116 dogs over the age of 13 months were accompanied with their owners to perform a standardized behavioural test, (Firnkes et al., 2017). This sample size is good compared to a lot of dog behaviour research where samples tend to be a lot smaller. The human testing the dogs was unfamiliar and subjected the dogs and owners to various stimuli.

The situations that the dogs experienced were either environmental (such as passing a jogger), involved contact (i.e. person walking directly towards dog), or were threatening (i.e. threatening stare at the dog). It is worth noting that the contexts described as threatening were kept safe by using leads and muzzles, and all of the stimuli were very realistic and likely to be experienced by many dogs during their lives (such as a person kicking away a football).

Looking away occurred significantly more in socially direct situations, such as the ‘friendly salutation’ or ‘threatening stare’ stimuli, suggesting that this behaviour is used as a social signal. Lip licking also occurred in a similar way, however did not occur as often as was expected during the ‘threatening screaming’ and ‘physical threat’ [the test human pretended to strike out at the dog] situations. Both did however occur more frequently during friendly interactions after an initial threatening situation, again supporting the theory that these behaviours are used to signal peace and conflict avoidance.

The theory laid out by the authors of this paper for the lack of lip licking and looking away during the very threatening situations is that it is possible that by this point the dogs believed that appeasement was no longer appropriate. Instead they showed clearly submissive behaviour such as the flattened ears, a drawn-in tail and bent joints. This study highlights room for future research to explore the possibility that these behaviours are not intended as signals but are in fact physiological stress responses to the threatening stimuli. This is due to lip licking also occurring during stress responses in dogs to human threat in previous studies.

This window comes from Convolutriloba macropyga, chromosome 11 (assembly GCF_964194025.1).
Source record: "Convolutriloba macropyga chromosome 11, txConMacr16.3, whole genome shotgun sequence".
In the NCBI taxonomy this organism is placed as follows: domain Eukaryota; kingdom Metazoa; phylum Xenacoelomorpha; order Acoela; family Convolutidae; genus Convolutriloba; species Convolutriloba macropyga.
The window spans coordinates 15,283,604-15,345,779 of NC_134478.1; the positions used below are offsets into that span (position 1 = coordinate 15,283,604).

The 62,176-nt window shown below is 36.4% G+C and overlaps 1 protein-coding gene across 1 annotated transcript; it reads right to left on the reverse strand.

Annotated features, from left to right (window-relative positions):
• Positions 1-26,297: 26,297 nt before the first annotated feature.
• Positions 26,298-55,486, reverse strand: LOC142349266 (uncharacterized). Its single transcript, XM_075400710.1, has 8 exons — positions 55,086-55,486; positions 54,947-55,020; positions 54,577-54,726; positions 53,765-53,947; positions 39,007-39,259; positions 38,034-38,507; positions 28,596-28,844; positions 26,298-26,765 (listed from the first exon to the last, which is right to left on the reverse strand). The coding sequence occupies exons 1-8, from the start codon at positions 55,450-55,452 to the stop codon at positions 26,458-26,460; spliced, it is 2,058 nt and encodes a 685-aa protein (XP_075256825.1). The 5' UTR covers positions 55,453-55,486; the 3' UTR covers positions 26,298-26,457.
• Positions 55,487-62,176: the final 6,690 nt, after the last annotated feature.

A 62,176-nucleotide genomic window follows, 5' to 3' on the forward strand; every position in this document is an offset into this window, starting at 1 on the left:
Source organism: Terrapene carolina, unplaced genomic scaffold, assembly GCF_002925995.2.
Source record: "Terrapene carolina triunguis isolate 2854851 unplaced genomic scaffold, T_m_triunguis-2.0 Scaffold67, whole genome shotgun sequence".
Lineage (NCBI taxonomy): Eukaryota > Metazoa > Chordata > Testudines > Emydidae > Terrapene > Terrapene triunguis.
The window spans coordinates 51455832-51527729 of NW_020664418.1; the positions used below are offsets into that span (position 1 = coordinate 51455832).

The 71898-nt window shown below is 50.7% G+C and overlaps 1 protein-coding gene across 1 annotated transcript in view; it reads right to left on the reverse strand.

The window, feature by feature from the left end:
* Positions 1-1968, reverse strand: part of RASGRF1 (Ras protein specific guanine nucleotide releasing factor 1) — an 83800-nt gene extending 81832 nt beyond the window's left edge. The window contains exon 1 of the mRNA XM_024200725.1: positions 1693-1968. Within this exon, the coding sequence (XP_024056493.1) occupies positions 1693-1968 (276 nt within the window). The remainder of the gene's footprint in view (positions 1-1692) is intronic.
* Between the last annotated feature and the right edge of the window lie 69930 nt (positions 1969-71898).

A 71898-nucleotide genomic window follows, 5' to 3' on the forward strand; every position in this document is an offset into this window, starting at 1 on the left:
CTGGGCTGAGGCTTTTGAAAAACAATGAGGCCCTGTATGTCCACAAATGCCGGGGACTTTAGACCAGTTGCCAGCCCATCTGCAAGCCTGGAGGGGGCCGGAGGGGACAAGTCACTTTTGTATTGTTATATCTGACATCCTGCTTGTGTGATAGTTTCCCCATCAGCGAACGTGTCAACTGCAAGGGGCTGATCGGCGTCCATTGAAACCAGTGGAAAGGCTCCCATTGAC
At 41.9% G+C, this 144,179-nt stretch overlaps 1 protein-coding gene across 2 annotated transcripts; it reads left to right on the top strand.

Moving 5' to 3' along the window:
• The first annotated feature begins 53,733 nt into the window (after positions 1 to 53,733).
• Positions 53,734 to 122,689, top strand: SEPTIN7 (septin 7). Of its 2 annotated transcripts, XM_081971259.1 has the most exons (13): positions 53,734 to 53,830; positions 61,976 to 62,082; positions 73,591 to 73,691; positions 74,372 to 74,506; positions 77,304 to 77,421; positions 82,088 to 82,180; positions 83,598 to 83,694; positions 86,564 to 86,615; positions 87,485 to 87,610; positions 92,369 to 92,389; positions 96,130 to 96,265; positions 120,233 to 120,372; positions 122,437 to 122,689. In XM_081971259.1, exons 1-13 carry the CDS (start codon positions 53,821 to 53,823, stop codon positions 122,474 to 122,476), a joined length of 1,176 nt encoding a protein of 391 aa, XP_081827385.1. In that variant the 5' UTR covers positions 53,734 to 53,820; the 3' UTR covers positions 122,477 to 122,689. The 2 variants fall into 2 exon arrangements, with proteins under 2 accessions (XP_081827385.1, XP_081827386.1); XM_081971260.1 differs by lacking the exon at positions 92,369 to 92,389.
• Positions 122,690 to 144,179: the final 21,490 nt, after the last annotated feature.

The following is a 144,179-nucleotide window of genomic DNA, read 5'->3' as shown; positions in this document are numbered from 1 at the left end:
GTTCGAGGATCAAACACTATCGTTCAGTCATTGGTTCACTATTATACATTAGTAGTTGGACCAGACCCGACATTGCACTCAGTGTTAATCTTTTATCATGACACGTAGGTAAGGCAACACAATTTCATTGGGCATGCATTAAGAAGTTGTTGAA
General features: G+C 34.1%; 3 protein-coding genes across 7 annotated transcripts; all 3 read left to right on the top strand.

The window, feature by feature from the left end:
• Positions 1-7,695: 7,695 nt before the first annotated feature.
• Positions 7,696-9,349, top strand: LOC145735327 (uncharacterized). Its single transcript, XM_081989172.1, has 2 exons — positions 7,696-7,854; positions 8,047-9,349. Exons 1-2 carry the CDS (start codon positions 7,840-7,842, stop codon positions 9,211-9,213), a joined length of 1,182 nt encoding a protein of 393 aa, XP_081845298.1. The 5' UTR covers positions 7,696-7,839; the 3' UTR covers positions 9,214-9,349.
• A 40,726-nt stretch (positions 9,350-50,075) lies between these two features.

In this way, I think when a dog looks away or licks its lips they are not signalling to you that they want you to completely back away but are looking for a response that indicates that you too are not looking to aggress. In this way the better human response may be to reduce potential threat through looking away themselves and lowering to the ground, so as not to arch over the dog. In this way the assumption is not being made that dogs showing these signals are overtly stressed by the stimuli or do not want to engage with the stimuli, however that these dogs want to interact with the stimuli in the most peaceful way possible.